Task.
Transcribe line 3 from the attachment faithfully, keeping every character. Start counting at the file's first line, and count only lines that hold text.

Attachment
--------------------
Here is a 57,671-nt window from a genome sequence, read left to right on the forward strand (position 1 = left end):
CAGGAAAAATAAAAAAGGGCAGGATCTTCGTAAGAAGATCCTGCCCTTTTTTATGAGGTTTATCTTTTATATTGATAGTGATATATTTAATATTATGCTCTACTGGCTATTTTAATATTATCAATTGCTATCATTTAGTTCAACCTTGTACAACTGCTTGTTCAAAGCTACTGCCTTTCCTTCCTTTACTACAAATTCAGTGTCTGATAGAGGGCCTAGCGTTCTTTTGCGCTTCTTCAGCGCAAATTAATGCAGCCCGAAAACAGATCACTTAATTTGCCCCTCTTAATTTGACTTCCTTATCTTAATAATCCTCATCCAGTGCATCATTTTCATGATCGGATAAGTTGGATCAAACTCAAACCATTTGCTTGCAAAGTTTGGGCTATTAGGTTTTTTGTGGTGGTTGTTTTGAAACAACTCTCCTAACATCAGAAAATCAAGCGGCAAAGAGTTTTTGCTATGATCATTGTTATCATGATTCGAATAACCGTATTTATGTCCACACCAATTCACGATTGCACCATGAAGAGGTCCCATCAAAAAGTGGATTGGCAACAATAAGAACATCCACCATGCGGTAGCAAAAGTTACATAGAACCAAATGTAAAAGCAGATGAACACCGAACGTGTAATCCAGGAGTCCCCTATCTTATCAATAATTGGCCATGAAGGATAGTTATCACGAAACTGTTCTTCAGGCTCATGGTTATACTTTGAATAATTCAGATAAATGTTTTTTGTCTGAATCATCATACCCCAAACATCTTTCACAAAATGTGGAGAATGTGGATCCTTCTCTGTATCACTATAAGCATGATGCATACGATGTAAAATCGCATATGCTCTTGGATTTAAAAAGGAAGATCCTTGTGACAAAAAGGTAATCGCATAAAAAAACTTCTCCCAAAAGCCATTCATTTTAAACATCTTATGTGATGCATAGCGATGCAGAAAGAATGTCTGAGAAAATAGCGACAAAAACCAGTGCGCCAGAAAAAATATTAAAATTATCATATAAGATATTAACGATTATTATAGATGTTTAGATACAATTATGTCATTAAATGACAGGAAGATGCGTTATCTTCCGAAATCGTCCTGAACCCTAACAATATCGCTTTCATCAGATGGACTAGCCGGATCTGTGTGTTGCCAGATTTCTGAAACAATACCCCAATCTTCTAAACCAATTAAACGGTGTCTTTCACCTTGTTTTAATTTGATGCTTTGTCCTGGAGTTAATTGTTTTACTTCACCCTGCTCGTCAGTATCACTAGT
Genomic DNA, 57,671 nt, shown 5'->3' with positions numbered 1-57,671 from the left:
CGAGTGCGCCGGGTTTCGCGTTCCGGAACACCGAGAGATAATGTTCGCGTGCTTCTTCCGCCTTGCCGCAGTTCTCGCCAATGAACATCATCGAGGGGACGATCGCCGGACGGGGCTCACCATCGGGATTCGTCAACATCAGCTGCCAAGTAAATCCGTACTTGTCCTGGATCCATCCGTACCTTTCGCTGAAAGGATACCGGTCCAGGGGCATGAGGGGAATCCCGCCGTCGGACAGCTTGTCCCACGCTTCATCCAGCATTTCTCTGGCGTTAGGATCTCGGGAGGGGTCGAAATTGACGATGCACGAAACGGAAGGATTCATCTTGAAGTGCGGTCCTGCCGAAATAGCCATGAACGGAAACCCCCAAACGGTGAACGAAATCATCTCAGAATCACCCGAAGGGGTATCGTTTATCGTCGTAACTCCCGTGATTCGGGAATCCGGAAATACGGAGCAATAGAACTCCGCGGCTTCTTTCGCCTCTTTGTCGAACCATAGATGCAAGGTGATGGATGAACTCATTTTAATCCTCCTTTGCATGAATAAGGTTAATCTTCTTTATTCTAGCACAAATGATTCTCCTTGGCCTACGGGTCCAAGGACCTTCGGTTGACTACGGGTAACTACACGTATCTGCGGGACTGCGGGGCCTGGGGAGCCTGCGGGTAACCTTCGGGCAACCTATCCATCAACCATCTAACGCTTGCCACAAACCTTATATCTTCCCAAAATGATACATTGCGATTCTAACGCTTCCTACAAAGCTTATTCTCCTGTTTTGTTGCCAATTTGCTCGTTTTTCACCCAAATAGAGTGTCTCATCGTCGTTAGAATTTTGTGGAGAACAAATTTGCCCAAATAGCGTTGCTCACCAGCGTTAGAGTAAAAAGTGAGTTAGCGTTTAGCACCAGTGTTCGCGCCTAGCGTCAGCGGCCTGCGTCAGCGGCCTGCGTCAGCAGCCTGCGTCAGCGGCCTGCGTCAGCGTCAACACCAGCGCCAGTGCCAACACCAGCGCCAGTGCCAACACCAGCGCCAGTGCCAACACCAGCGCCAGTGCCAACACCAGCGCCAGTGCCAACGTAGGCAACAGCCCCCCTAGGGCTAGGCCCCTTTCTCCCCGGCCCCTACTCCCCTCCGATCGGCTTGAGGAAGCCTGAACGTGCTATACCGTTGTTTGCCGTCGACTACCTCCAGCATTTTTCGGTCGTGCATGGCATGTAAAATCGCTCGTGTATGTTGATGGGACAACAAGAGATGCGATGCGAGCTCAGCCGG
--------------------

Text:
Genomic DNA, 57,671 nt, shown 5'->3' with positions numbered 1-57,671 from the left: